Is Donald Trump Waffling On Promise To Self-Fund His Presidential Campaign?

One of the populist appeals of Donald Trump’s presidential campaign was his promise to self-fund his campaign.

For instance, Trump made this promise in a campaign ad saying, “I know the best people, and I’m totally self-funding my campaign so I don’t have to take donors and special interest people and lobbyists.”

Trump said the same in this campaign spot as well. “I’m doing one thing that I don’t know that I get much credit for, but I must say, a lot of people do like it,” he said.

“I’m self-funding. I’m putting up my own money. I don’t have special interests telling me, ‘Here’s money, Donald, and by the way, I hope you remember me two years when we need something.’ We’re gonna do the right thing for the people in this country for the first time — maybe in many, many decades. We’re self-funding the campaign, no special interests, no donors, no lobbyists telling me they need help with lumber, they need help with electric, they need help with pharmaceuticals. We’re going to do the right thing…It’s something I don’t know that I’m given proper credit for, but you know what? I feel better about it, because nobody has me. I’m working for you. I’m not working for anybody else. Good luck.”

This promise was very appealing to Trump’s supporters, as exemplified by this tweet.


Donald Trump: No Longer Self-Funding?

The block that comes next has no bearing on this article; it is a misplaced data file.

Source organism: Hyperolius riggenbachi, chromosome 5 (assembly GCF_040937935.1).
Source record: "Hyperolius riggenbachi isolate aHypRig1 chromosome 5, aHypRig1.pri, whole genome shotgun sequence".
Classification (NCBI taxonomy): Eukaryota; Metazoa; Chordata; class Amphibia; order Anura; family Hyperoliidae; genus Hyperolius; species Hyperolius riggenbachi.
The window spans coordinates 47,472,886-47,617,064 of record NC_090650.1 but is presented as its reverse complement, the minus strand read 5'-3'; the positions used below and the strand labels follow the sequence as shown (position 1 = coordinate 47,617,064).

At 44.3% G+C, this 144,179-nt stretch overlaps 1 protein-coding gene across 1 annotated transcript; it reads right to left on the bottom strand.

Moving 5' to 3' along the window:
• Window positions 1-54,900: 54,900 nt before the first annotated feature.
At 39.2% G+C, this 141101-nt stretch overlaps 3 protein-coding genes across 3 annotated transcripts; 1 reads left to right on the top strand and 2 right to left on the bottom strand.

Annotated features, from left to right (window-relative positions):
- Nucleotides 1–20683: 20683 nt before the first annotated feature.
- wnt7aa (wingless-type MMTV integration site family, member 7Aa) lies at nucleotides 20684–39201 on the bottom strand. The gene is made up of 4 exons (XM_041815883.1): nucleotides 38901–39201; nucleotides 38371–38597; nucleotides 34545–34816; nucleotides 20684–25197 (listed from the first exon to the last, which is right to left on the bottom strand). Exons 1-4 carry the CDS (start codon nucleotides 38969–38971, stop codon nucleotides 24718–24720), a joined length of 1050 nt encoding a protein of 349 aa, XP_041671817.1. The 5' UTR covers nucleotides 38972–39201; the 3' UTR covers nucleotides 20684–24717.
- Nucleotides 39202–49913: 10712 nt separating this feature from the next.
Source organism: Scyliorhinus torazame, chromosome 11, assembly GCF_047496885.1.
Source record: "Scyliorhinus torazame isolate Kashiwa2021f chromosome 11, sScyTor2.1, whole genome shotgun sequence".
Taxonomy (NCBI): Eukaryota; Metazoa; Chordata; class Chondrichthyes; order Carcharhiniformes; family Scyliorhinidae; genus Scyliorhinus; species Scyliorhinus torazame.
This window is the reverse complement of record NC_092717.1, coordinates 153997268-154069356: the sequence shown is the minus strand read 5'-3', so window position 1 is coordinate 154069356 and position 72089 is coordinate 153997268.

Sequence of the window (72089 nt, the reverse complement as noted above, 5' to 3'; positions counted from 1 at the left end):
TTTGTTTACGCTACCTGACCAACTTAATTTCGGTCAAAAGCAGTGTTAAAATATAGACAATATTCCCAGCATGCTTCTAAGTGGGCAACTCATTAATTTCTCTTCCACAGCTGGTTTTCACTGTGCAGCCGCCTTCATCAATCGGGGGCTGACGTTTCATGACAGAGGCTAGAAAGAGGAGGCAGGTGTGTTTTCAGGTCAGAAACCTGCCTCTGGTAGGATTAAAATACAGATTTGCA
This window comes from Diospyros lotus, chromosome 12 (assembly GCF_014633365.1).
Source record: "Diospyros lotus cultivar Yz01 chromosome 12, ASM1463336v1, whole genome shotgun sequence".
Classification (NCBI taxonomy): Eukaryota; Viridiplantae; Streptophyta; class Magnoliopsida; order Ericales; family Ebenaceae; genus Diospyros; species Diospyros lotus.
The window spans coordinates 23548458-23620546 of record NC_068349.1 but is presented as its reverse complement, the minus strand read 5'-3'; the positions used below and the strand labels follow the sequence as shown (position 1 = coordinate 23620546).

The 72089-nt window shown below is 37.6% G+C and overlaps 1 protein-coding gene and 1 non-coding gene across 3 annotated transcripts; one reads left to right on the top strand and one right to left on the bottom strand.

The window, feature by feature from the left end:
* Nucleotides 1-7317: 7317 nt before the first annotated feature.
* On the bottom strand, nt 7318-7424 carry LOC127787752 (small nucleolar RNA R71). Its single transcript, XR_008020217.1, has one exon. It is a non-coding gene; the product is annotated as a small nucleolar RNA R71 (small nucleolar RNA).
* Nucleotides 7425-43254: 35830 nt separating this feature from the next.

But now that Ted Cruz has dropped out, as Inquisitr reported last night, Donald Trump appears to be backing off of that promise. Today, CNN is reporting that “Trump and his staff have told individuals” that as soon as the Republican nomination is secured, “he would pivot and begin fundraising for a general election fight.”


This morning, Trump was quoted by the New York Times, “Do I want to sell a couple of buildings and self-fund? I don’t know that I want to do that necessarily, but I really won’t be asking for money for myself, I’ll be asking for money for the party.”

On May 1, Trump convention manager Paul Manafort told CBS News that Trump will not be completely self-funding, noting his “responsibilities to the Republican Party” to help fund down-ballot Senate and Congressional races.

Politifact: Trump “Sort Of” Self-Funding

However, Politifact noted in February that Trump’s campaign was never entirely self-funded, noting that of the $19.4 million that his campaign took in at the end of 2015, roughly $6.4 million came from small donations. Politifact noted that at the time, the only other candidates besides Donald Trump who were giving money to their own campaigns were retired neurosurgeon Ben Carson, who gave $25,000 to his campaign; former secretary of state Hillary Clinton, who gave over $360,000, and former Florida governor Jeb Bush, who gave over $380,000.

Politifact also found that even while Trump claimed to be self-funding, the official Trump campaign website had a “Donate” button and for a time in 2015, his campaign received more money from donations that it did from Trump.

Donald Trump accepts congratulations Donald Trump accepts congratulations after Indiana primary victory. [Photo by Spencer Platt/Getty Images]Lastly, Politifact reported other “caveats” to Trump’s “self-funding” claim. For instance, the vast majority of the $12.6 million Trump gave to his campaign “are loans rather than donations,” meaning that he could eventually recoup that money.

“To me, it would be more accurate to say he was ‘partially self-funding,’ ” Politifact quoted Viveca Novak, editorial and communications director at the Center for Responsive Politics.

Weighing all of the evidence, Politifact concluded that Trump’s declaration that he was “self-funding” his campaign to be “Half True.”

What do you think? Should Donald Trump accept private campaign donations after promising not to do so? Feel free to comment below.

[Photo by Spencer Platt/Getty Images]